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Ben Tillett and the Rise of the Labour Movement in Britain

Ben Gray analyses the career and estimates the importance of the trade union leader who organised the Great Dockers' Strike of 1889.

In the closing years of the 19th century, British society changed irrevocably. Britain's industrial monopoly disappeared in the face of stiff US and German competition, and Britain's naval prowess was challenged by the expansionism of its emerging rivals. But probably the most serious challenge to the laissez-faire attitudes which had dominated the century was the growth of a Labour Movement which, in Eric Hobsbawm's words, 'was to challenge the very foundations of the capitalist system'. The neglected masses who sustained British industry finally had a powerful voice of their own, their suffering having come to be abhorred by a coalition of progressive intellectuals and ambitious working-class radicals. Among the latter group was Ben Tillett (1860-1943), a working-class autodidact, shrewd, provocative, occasionally impulsive and hot-headed and an agitator endowed with breathtaking oratorical powers.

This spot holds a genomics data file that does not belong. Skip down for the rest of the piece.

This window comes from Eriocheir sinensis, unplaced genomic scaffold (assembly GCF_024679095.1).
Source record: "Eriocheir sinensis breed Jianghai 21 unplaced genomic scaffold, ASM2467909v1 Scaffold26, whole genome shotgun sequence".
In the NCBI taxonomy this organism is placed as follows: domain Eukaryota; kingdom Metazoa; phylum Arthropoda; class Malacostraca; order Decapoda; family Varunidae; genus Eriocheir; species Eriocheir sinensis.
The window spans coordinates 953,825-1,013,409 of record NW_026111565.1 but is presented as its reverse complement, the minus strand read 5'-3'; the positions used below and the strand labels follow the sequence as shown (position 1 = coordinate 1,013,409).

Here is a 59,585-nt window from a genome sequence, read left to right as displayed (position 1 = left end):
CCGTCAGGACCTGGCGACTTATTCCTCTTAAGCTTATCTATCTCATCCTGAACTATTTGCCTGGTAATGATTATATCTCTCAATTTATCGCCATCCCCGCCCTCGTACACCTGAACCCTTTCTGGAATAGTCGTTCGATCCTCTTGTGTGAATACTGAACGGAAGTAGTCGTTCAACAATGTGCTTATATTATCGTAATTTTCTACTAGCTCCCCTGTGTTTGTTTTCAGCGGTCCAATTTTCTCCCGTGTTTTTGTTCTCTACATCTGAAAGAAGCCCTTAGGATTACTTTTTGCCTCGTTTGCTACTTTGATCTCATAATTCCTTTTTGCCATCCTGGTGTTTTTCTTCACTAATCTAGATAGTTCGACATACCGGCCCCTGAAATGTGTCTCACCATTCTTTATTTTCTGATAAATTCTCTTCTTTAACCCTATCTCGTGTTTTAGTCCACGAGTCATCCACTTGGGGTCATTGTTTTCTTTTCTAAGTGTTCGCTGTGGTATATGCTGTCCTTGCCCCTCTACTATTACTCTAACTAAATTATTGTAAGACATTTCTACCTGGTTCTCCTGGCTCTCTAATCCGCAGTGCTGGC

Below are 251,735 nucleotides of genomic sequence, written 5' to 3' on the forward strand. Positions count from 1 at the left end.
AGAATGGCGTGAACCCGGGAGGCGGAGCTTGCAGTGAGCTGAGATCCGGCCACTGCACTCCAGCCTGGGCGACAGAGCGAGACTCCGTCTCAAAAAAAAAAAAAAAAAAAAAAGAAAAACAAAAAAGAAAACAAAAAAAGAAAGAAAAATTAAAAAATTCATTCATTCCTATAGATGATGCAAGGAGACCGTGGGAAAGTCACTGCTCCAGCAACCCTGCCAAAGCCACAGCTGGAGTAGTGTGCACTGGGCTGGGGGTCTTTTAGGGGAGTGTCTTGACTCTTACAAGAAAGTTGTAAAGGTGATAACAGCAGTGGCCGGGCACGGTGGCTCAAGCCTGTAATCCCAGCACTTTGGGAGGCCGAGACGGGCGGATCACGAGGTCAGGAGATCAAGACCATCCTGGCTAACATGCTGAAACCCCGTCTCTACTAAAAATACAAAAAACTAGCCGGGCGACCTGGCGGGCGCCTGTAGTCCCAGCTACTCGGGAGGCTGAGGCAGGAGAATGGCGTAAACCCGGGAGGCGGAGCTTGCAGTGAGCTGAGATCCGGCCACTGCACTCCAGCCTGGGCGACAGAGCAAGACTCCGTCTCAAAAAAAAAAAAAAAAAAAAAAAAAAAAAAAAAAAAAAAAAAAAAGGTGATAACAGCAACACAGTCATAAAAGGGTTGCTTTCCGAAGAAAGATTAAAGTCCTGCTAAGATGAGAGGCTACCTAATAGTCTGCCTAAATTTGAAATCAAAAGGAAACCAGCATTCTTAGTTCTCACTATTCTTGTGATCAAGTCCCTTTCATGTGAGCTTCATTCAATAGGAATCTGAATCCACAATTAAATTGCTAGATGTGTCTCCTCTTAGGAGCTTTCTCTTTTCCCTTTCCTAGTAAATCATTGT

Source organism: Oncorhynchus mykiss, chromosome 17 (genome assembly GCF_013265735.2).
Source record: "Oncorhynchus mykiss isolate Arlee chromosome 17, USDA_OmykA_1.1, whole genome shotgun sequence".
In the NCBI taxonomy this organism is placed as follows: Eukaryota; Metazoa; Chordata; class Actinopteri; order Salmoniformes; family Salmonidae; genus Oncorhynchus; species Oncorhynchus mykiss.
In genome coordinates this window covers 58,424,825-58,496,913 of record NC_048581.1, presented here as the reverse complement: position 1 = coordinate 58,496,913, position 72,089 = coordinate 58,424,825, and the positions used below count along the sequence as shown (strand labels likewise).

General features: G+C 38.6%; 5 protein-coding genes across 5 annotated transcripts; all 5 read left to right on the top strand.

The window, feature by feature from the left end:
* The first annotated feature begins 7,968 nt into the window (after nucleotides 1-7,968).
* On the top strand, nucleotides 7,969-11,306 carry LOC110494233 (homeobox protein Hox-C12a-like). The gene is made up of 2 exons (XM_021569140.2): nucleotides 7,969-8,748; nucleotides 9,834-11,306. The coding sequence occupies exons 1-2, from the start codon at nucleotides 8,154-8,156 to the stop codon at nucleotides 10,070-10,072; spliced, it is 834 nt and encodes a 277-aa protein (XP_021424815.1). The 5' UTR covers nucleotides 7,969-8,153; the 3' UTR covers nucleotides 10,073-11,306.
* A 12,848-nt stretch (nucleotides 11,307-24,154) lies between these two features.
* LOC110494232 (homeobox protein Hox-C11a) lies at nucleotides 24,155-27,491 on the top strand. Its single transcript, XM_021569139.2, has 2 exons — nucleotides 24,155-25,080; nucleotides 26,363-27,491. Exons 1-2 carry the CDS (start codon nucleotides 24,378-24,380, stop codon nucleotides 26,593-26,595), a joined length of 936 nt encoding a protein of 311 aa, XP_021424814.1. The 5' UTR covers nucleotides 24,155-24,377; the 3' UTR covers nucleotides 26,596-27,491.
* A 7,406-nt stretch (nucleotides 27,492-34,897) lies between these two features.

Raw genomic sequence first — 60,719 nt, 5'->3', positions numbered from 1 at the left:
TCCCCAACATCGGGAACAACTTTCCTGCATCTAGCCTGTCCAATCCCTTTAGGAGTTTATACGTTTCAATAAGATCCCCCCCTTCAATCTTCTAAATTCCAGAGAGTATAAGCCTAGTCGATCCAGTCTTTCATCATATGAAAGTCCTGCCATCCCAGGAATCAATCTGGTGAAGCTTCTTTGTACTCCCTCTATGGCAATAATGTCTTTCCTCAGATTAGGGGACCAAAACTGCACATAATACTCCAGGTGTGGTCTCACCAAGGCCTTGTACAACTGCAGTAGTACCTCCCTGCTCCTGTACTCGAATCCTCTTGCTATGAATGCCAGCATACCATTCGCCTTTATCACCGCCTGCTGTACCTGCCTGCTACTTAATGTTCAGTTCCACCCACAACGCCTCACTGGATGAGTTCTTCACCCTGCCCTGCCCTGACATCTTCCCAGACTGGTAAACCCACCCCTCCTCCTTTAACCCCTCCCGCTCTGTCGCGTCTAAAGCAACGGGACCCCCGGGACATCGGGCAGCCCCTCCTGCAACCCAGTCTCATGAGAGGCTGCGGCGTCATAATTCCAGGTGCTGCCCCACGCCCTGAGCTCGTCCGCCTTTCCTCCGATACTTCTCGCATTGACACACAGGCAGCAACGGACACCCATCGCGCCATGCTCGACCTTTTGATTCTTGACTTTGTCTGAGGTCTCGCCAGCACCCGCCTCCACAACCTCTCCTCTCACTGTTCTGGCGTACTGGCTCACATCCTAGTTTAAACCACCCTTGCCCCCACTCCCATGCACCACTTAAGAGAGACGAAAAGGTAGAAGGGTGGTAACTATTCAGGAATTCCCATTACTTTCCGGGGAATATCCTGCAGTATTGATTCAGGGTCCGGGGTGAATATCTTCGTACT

At the docks today, amid widespread modernisation, Tillett's achievements survive in increased standards of equality and social justice (unimaginable before Tillett's union activities). He may have been a relatively unknown figure, but he made a priceless contribution to the fight for improved conditions for the unskilled. The purpose of this essay is to estimate precisely what importance can be attached to his efforts during the rise of the 'New Unionism' in the 1880s and 1890s and to analyse his role after that period. What was Tillett's part in the planning and execution of the Great Dock Strike of 1889, and what effect did that strike have on the course of British industrial history?

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